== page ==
CLINTON — Noel Visalli has been in retail for about 20 years and decided it was time to have a storefront of her own.
When owners of the former Adirondack Cheese Co. Inc., store decided to close shop, Visalli was quick to check out the location a couple times with her husband, Dr. Ken Visalli.
For her, the rent was affordable and she couldn’t wait to start a business in the village. And today, 13 W. Park Row is known as Lucianna’s Boutique.
“My husband Ken was a huge help with the store — he built it for me — he did all the fixtures and the lighting,” said Visalli. “He’s very handy.”
The mother of three said her children Constantino, 8; daughter Lucianna, 6, for which the shop is named; and Leonardo, 4, have been inside the store quite a bit, helping mom get the store ready for her grand opening, which was held Saturday, Sept. 6.
“I’m hoping to be here forever until they kick me out,” the shop owner laughed. “I’m big into supporting local, so a lot of what I have in my store is from local artisans, like homemade hats and headbands.”
Visalli said she believes in supporting local artists and locally-made products, which helps support local business overall. Her own handmade jewelry and bath products will also be for sale at Lucianna’s.
“If there’s a local artisan who offers a good product, I want to help get their name out there,” Visalli said. “I’m 100 percent about supporting them.”
The new store owner said she started in retail about 20 years ago when she worked at Hapanowicz Brothers Meat Market in New York Mills, and then later on worked for T.J. Maxx. While husband Ken was in medical school, the family moved around, taking up residence in Maine and Florida. While in Florida, Visalli said she served as the general manager of a Forever 21 clothing store, and when they decided to move back to the area, she became the manager of the Ulta beauty products store at Consumer Square in New Hartford.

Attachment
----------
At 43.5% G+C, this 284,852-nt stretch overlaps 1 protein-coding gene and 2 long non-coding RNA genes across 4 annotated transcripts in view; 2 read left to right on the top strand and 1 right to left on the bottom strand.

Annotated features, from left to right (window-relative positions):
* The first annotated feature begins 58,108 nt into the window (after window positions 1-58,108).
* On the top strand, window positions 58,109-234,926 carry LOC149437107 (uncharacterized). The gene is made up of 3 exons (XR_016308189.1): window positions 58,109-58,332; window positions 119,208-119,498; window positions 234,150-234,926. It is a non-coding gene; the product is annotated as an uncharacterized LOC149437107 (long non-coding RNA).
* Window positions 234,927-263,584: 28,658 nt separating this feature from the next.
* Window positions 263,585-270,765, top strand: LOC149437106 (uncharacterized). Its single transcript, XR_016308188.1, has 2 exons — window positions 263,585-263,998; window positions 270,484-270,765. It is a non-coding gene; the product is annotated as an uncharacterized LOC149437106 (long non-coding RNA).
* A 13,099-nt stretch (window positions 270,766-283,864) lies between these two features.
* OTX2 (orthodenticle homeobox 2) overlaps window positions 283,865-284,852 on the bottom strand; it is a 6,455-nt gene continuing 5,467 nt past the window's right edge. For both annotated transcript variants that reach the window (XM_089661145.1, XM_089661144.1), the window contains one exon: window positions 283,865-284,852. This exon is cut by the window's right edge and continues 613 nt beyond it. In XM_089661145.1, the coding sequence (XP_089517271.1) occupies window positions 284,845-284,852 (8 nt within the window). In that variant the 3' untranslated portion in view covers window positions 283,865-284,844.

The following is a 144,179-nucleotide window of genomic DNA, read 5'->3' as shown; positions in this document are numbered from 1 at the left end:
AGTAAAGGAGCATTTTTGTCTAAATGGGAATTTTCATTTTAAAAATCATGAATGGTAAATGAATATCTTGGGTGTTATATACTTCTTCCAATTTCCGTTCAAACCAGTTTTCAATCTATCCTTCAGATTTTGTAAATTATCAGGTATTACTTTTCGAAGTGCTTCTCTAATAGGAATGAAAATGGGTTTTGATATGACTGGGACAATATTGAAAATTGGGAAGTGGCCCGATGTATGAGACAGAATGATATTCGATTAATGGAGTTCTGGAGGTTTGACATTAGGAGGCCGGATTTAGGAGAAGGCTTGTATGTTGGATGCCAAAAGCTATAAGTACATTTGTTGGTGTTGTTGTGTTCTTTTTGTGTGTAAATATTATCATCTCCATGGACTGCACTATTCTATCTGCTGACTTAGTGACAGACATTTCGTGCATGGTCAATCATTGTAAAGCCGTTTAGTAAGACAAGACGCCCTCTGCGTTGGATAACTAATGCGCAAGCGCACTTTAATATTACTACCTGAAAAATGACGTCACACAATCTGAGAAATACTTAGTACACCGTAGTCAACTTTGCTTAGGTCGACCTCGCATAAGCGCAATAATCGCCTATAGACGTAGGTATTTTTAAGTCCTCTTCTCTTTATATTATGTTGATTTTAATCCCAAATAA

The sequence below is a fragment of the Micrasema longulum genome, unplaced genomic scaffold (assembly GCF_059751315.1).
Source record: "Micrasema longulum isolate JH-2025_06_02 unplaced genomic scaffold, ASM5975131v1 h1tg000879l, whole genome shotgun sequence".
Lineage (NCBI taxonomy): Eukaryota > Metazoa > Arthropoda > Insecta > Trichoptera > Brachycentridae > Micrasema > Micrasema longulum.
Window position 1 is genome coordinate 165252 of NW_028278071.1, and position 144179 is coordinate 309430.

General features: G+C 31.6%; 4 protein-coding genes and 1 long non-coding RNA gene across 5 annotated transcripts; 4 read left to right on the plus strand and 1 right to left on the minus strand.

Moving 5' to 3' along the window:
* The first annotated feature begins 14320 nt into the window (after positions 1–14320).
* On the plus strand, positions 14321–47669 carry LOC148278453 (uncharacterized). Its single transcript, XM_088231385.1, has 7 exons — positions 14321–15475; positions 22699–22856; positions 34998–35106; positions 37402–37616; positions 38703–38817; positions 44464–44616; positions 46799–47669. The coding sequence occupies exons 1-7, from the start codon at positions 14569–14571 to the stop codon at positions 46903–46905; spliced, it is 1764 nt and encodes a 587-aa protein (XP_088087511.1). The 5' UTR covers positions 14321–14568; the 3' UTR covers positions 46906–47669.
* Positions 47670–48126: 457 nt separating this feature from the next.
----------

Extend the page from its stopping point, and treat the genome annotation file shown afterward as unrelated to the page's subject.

After the birth of son Constantino, Visalli said she stayed home to raise her children. Then in March 2019, she opened an online boutique, buying wholesale from distributors.
“I did an online website and Facebook page, and I would do local pop-up shops,” Visalli explained. “I’ve done Handshake.City (green space/market) in Downtown Utica and pretty much all the vendor sales and craft fairs in the area. Sometimes I would even visit and bring merchandise to local salons. I believed in showing the merchandise, because sometimes people don’t know the quality of something until they get to see and feel it.”
While the COVID-19 pandemic shutdowns were extremely hard on several local businesses, and even franchises as stores were forced to temporarily close, Visalli said her online business actually started to grow.
“I did very well” during that time, Visalli said. “When COVID hit, I would personally deliver orders. I would take a Tuesday, and deliver all over — some places were even 30-40 minutes away. And when customers ordered something, I said I could get them the products on the same day. People loved it, because during that time you couldn’t shop anywhere.”
As for deciding to have a physical location in the hub of the village, “There’s no better location for Lucianna’s Boutique,” she said. “The village is walkable, and there’s so much traffic. There’s nothing like it in this area.”
Lucianna’s Boutique is offering women’s clothing, and Visalli said she branched out recently to offer children’s clothing as well. She also has her own handmade jewelry made of gemstones, natural gemstones and leather. To be more unique, she is also offering some homewares items and bathing products.
“I’ve gotten into homewares — I have some handmade wooden signs, and I’m waiting on an organic soap, bath products and make-up line,” Visalli said. “I, myself, also make a bath line of sugar scrubs, body butters and bath bombs. I have a little bit of everything, so you can come to the shop to buy that perfect gift, or get a little something for yourself.”
Visalli said she also prides herself in offering high-quality items at affordable prices.
“I believe in being affordable — I can’t afford to spend $60 or $70 on a sweater and even if I could, I just wouldn’t do it — I’m not like that,” she said. “That’s why I offer excellent quality at a lower price. Just yesterday I had some girls in the shop and they were thrilled to be buying leggings at just $5 a pair.”
With a belief in giving “artists a voice,” Visalli said she hopes to continue hearing from local artists and crafters who would be interested in selling their wares through her shop.
“I want to be my own thing, but I also want to support local as well,” she said.
Lucianna’s Boutique will be open from 10 a.m. to 6 p.m. Tuesday through Friday (with a lunch break from 2-3 p.m.), and from 10 a.m. to 4 p.m. Saturday.